Nick Ferrari slams the BBC following Martin Bashir inquiry
Many royal commentators and watchers have hit out at The Crown over the past few years for showing on screen events linked to the Firm which are, at times, heavily dramatised. Moments which have come in for criticism include the portrayal of Charles and Camilla’s extramarital relations in the 1980s and 1990s, as part of the breakdown of Diana and Charles’ marriage.
However, historian and author Dr Tessa Dunlop believe the latest season of The Crown will make “the BBC look bad” rather than members of the Firm, as it will bring back to the attention of viewers, albeit in a fictionalised way, the way Martin Bashir gained access to the late Princess of Wales in 1995.
Speaking ahead of the release of the fifth season of The Crown, Dr Dunlop, author of the newly-released book Elizabeth and Philip: A Story of Young Love, Marriage and Monarchy, told Express.co.uk: “It’s a fiction based on facts, that’s what historical drama is.
“I think we get terribly upset because we sort of think that people are going to take this as the truth. Well if they do so they are pretty silly.
“I mean, it’s very obvious, the actors just look nothing like [the royals] this time, as far as I am concerned.
Martin Bashir’s interview with Princess Diana in 1995 is featured in the fifth season of The Crown
Imelda Staunton interprets late Queen Elizabeth II in the fifth and sixth seasons of The Crown
“Imelda Staunton just isn’t a convincing Queen I don’t think, she is a good actress and makes a fine interpretation but I don’t for one minute think I am listening to the Queen talk.”
The historian added: “It’s like a caricature, it needs to be taken in a manner in which it has been created – as a reminder of an extraordinary period and an artistic take on the period. And yes, painful things happened. It’s difficult going over your past.
“I am really glad I am not King Charles and that people aren’t going through my past.”
The commentator then noted how this season of the show would feature some of the most shocking royal events of the early 1990s, including Princess Diana’s interview with Panorama.
She said: “The real loser that is going to come out from that interview will be the BBC.
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Princess Diana was interviewed by Martin Bashir in November 1995
“I think what’s interesting about it is that to an extent it forces us to engage with it, to reflect from a contemporary point of view on things that happened 20, 30 years ago and you realise how much things have changed.”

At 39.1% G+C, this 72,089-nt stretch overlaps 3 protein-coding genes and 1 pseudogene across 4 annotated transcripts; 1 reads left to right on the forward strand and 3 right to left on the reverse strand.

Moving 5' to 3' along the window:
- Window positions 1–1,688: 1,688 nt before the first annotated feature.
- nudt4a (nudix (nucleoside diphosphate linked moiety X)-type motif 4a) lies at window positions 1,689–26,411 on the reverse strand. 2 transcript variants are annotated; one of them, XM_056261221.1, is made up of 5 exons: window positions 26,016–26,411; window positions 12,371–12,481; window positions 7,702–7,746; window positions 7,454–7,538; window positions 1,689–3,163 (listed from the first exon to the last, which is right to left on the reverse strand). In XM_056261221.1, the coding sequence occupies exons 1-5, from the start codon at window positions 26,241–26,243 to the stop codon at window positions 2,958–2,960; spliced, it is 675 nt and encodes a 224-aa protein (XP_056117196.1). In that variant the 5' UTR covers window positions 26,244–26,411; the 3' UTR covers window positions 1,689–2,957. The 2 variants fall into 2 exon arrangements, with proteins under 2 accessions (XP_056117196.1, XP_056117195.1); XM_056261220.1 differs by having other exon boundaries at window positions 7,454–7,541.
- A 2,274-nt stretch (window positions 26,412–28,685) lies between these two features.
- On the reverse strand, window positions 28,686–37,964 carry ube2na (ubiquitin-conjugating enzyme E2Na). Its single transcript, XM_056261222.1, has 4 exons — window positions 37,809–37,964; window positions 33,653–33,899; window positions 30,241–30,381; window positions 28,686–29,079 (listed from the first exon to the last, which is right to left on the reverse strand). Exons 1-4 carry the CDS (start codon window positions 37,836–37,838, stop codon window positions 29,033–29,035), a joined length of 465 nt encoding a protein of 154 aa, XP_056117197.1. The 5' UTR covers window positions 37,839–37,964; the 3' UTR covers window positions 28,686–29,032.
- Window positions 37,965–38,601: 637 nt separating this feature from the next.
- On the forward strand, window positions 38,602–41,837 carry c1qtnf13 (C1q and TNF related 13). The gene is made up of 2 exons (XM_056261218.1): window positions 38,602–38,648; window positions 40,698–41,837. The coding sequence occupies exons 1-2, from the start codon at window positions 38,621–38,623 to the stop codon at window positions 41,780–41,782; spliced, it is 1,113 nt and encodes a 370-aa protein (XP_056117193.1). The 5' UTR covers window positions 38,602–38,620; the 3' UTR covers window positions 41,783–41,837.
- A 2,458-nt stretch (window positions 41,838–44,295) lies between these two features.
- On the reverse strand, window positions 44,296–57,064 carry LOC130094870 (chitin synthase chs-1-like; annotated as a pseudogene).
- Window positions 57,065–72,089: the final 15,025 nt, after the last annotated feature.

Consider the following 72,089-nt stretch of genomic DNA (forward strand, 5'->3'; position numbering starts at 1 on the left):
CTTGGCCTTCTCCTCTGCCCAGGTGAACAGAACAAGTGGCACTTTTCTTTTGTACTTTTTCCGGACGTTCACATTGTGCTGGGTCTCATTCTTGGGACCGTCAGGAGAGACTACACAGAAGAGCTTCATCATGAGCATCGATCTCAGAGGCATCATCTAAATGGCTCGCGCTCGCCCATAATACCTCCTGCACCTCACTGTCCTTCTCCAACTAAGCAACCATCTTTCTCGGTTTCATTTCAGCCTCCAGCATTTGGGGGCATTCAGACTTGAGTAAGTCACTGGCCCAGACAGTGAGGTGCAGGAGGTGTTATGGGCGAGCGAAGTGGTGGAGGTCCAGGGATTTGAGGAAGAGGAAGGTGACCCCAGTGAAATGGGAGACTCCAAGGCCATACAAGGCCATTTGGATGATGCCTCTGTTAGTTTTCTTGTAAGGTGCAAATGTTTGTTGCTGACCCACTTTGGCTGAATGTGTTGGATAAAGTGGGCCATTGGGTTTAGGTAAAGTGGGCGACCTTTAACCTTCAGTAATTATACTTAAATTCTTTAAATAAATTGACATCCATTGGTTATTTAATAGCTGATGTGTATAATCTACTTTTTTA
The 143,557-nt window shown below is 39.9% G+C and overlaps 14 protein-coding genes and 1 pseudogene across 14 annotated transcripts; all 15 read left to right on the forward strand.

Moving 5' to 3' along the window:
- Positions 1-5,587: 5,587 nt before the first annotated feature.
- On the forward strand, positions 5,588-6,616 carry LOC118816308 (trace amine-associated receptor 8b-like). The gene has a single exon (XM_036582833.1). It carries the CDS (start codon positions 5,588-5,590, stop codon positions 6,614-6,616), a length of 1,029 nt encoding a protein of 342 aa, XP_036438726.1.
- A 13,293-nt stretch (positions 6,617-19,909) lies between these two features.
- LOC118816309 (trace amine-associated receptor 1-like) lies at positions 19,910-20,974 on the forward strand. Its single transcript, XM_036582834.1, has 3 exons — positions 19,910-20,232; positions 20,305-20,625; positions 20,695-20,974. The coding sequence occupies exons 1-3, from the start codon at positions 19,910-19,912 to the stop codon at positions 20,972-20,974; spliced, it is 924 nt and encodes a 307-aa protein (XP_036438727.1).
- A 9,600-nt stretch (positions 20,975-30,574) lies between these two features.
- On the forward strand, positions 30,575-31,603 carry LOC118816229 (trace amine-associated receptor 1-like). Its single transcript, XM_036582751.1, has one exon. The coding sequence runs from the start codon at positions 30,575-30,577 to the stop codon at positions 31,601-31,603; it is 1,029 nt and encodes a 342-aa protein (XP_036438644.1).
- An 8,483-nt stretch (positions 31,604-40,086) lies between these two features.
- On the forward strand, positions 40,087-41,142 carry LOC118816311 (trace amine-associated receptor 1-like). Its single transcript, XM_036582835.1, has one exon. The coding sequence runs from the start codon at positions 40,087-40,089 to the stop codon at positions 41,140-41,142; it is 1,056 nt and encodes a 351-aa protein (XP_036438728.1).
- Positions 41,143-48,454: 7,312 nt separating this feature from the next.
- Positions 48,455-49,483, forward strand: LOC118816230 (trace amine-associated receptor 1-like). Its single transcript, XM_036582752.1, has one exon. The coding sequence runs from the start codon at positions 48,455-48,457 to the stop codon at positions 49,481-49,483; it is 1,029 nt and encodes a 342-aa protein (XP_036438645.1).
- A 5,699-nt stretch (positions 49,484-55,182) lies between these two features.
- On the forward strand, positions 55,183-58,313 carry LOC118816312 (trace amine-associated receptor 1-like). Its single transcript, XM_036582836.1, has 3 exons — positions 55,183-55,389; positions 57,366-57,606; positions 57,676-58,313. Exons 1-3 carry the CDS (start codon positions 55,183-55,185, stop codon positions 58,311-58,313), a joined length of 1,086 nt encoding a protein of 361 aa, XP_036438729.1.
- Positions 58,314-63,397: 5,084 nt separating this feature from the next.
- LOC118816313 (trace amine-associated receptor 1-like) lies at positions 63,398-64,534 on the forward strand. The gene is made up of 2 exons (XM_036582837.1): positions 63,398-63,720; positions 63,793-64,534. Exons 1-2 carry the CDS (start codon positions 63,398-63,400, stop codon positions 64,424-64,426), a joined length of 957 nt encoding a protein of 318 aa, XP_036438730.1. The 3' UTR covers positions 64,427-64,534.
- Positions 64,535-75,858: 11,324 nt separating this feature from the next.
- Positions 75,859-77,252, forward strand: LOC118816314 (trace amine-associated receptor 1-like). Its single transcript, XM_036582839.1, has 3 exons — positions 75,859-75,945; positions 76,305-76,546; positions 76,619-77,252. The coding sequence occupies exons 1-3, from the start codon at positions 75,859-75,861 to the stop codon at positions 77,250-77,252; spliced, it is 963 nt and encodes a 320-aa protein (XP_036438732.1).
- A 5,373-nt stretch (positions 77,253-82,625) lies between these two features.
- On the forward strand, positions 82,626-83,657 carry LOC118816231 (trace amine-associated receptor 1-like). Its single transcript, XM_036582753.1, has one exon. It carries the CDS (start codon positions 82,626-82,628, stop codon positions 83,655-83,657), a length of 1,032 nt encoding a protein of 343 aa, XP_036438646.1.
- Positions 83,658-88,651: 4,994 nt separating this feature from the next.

On the other hand, the royals involved in the critical events of the 1990s, like King Charles and the late Princess Diana, will likely look like “victims” to most people who are watching the show.
She said: “Historically we already know about Charles and Diana. Does this make them look bad? I don’t think so, if anything it makes them look like they were the victims.”
The latest season of The Crown shows across two episodes Mr Bashir – played by actor Prasanna Puwanarajah – gaining access to Charles Spencer, the late Princess of Wales’s brother, first and then Princess Diana by faking bank statements and fuelling the late Princess of Wales’s fears she was being spied on by the secret services.
The BBC issued an apology after the report by Lord Dyson was published
The BBC did not comment on Dr Dunlop’s remarks when approached by Express.co.uk.
The broadcaster accepted the findings by Lord Dyson into the circumstances around the 1995 Panorama interview and published an unreserved apology the day the report was published in May last year.
Tim Davie, the BBC director-general, said at the time: “Although the report states that Diana, Princess of Wales, was keen on the idea of an interview with the BBC, it is clear that the process for securing the interview fell far short of what audiences have a right to expect. We are very sorry for this. Lord Dyson has identified clear failings.
“While today’s BBC has significantly better processes and procedures, those that existed at the time should have prevented the interview being secured in this way. The BBC should have made greater effort to get to the bottom of what happened at the time and been more transparent about what it knew.
“While the BBC cannot turn back the clock after a quarter of a century, we can make a full and unconditional apology. The BBC offers that today.”
Elizabeth Debicki plays Princess Diana in The Crown’s season 5 and 6
The BBC also wrote privately to a number of the individuals linked to the scandal to apologise directly to them.
Among the report’s findings, it was revealed Mr Bashir lied and used fake documents to obtain access to the late Princess of Wales and made false claims to her about the Royal Family – a move which Prince William said “played on her fears and fuelled paranoia”.
In his statement, the heir to the throne said Diana’s interview with Panorama “holds no legitimacy and should never be aired again. It effectively established a false narrative which, for over a quarter of a century, has been commercialised by the BBC and others.”
The publicly-funded broadcaster, Mr Davie announced earlier this year, has since decided to never show the programme again nor “license it in whole or part to other broadcasters”.